Noon Reserve Shiraz, Langhorne Creek
This opulent and densely concentrated wine is sourced from the ‘20 Rows’ block within the Borrett family’s Langhorne Creek vineyard. It is vinified in small, open vats, pressed using a traditional basket press and aged for 18 months in new (30-40%) and seasoned, 300-litre American and French oak barrels. It is unashamedly a full-bodied, generously-flavoured wine with annual production between 750 and 850 dozen.
Deep garnet with a bit of lingering purple, the 2004 Reserve Shiraz opens with some earthy meatiness to begin which gives way to plenty of fruit, still a bit primary, along with violets, menthol, licorice and chocolate notes. Full-bodied, rich, opulent, it has tons of youthful fruit in the mouth complemented by savoury and spicy layers and structured by medium-firm, rounded tannins and vibrant acid. It finishes long. Drink it now to 2025+ 98 points, robertparker.com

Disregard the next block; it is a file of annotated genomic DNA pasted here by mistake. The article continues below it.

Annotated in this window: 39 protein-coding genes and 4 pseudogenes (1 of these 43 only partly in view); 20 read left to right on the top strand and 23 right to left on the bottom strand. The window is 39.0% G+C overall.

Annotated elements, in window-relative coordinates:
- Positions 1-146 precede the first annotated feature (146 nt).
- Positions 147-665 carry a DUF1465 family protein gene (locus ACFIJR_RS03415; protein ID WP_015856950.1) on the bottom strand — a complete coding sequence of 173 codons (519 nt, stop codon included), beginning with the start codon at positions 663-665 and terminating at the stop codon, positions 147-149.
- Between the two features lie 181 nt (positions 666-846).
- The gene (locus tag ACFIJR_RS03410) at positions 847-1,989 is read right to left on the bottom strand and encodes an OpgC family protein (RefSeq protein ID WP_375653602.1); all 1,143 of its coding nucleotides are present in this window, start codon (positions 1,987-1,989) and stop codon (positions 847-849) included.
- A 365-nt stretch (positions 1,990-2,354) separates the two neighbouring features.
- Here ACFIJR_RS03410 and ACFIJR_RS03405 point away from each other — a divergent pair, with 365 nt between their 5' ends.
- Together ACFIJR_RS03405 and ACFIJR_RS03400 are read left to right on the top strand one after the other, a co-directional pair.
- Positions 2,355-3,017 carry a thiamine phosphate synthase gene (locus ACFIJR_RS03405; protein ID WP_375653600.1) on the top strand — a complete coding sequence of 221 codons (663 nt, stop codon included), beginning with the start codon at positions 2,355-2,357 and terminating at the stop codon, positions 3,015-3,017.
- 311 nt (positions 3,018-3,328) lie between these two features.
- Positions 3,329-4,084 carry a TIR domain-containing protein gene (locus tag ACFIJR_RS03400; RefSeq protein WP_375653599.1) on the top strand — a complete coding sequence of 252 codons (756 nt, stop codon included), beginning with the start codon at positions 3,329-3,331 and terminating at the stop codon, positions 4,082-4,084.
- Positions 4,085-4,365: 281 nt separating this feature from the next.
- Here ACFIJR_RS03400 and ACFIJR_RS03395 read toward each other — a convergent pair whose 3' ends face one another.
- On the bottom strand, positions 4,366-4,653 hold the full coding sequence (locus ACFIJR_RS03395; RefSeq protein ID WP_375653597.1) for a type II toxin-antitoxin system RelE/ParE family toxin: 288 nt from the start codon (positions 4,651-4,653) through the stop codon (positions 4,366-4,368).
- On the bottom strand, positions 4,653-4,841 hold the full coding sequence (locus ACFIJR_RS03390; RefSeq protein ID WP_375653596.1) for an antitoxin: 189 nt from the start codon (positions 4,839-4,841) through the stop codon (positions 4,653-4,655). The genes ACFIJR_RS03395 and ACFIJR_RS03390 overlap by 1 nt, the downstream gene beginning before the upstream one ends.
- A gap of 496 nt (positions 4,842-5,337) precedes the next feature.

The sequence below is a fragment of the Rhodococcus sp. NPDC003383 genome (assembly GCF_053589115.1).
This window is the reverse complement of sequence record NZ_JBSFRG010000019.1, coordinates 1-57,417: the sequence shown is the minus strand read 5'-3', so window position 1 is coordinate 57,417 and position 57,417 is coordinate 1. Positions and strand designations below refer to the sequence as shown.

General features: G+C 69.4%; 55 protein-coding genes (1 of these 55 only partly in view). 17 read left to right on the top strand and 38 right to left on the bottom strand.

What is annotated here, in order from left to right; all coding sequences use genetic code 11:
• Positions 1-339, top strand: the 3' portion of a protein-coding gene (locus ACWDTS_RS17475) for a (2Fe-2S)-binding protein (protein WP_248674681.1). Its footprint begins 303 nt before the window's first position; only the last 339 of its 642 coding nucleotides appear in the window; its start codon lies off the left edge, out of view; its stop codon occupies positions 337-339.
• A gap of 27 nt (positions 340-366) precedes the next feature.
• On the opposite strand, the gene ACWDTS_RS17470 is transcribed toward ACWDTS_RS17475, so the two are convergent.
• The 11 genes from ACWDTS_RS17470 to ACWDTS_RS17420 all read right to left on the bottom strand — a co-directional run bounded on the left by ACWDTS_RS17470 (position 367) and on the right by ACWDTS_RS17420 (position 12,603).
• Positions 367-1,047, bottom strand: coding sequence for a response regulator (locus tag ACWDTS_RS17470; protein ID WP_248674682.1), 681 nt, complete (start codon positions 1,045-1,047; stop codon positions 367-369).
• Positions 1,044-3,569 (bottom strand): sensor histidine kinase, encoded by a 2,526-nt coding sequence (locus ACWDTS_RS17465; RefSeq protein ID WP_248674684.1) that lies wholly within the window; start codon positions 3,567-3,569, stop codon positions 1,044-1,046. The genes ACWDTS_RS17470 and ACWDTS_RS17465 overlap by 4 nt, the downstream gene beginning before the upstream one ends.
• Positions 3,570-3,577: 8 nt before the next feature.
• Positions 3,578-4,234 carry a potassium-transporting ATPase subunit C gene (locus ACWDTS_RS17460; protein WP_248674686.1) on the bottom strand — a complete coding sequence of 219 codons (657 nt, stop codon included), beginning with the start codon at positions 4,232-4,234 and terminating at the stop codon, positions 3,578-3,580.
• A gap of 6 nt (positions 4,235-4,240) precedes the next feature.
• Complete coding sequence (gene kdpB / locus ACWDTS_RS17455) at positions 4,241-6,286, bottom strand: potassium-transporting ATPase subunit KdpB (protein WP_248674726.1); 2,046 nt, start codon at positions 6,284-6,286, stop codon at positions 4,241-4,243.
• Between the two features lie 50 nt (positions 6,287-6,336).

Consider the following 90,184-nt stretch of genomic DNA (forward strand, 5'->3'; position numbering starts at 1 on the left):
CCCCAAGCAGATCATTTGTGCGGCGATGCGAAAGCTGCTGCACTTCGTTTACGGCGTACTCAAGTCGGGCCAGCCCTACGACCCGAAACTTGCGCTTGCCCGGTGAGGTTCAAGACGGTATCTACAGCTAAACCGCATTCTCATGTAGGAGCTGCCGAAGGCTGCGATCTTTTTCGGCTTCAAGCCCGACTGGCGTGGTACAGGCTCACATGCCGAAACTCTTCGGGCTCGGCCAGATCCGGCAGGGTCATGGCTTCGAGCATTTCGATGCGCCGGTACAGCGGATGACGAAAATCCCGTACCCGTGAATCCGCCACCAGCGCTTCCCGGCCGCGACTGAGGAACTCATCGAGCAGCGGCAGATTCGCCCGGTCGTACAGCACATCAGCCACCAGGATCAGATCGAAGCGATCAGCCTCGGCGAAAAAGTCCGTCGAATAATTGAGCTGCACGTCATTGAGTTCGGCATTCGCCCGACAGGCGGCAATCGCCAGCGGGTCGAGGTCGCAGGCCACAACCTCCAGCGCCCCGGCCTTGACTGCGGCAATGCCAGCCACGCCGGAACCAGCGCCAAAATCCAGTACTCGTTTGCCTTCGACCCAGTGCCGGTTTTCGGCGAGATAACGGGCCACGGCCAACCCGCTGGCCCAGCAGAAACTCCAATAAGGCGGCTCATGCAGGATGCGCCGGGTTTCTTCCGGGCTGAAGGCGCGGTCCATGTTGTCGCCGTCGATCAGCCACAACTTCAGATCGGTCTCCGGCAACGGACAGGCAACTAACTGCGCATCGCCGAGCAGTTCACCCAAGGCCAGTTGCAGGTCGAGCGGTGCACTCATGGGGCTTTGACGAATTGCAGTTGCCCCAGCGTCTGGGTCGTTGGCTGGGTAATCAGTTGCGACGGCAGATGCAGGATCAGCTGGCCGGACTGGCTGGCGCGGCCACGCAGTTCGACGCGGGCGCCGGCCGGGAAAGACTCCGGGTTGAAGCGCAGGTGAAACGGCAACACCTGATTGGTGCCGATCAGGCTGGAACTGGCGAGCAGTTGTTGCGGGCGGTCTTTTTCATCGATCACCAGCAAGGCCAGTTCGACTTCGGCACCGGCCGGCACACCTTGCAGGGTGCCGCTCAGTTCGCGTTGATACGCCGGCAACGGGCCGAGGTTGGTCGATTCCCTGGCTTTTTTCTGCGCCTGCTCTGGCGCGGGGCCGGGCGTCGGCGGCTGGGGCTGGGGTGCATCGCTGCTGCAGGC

The 2004 Shiraz Reserve, aged in large American oak hogsheads and foudres for 18 months, boasts great intensity, superb richness, and a glorious perfume of camphor, acacia flowers, blueberries, and blackberry liqueur. Unctuously textured, rich, and dense, this brilliant Shiraz should age effortlessly for 12-15 years (from 2006). This estate’s brilliant owners/winemakers, Drew and Rae Noon, are meticulous about everything, including what happens at the vineyards where they contract for fruit. The results are some of the most precise, full-bodied yet remarkably vibrant wines produced in Australia. 98 points, robertparker.com
Vines were first planted in Langhorne Creek, south of Adelaide, by Frank Potts soon after the establishment of Bleasdale in 1850. The region is a large, broad, sparsely-populated plain watered by the Bremer and Angas rivers. It was named after Alfred Langhorne, a drover who crossed the Bremer River at a place that became known as Langhorne's Crossing. The name evolved to become Langhorne Creek. A cool, maritime region with deep, fertile, alluvial soils, Langhorne Creek is best known for medium to full bodied red wines made, in particular, from shiraz, cabernet sauvignon and malbec. Reliable quality and volume has made it a favoured source for major producers and much of the region’s large crop goes to make wines that are not specifically identified with the region.